Randomized clinical trials (RCTs) are the gold standard for advancing the science of medicine. However, many important clinical questions probably will never be answered by RCTs simply because many trials are extraordinarily expensive and RCTs might not always be appropriate for addressing some research questions. In fact, most clinical trials do not enroll typical patients; trial participants are volunteers who agree to be studied with limited compensation and often do so primarily to benefit other patients. Clinical trials are designed to answer questions about whether something works (efficacy), but usually are poorly suited to answer questions about how well something works on usual patients seen in clinical practice (effectiveness). Numerous studies have shown that the effect sizes reported in clinical trials are rarely achieved in practice, raising concerns that more generalizable results are needed to better inform real-world clinical decisions.1-5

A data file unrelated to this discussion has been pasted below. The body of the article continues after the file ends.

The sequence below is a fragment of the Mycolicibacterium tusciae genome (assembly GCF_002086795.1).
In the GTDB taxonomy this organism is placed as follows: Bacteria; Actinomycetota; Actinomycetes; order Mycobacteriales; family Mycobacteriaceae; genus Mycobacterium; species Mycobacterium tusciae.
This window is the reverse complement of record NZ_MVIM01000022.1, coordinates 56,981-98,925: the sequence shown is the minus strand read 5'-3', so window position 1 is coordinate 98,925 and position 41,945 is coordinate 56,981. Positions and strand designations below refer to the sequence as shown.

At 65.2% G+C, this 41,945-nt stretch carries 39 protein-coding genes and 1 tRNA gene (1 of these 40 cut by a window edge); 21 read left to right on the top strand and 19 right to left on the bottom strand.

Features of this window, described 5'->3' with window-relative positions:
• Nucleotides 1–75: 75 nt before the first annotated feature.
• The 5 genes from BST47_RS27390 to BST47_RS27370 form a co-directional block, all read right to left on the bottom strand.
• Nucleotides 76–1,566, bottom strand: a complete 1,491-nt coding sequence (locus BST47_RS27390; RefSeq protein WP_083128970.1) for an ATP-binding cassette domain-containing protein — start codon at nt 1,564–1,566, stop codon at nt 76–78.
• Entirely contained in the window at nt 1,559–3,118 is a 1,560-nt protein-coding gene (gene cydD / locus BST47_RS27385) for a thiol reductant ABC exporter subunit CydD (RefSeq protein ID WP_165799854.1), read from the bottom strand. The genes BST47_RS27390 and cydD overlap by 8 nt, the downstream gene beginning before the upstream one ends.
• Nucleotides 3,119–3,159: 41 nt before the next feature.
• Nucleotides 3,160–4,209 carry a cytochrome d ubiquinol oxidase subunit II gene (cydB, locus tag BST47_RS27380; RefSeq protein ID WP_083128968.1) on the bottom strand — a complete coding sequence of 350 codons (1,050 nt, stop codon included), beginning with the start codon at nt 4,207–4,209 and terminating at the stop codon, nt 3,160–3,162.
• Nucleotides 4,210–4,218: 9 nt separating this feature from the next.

Safford MM. Comparative Effectiveness Research and Outcomes of Diabetes Treatment. JAMA. 2014;311(22):2275–2276. doi:10.1001/jama.2014.4313
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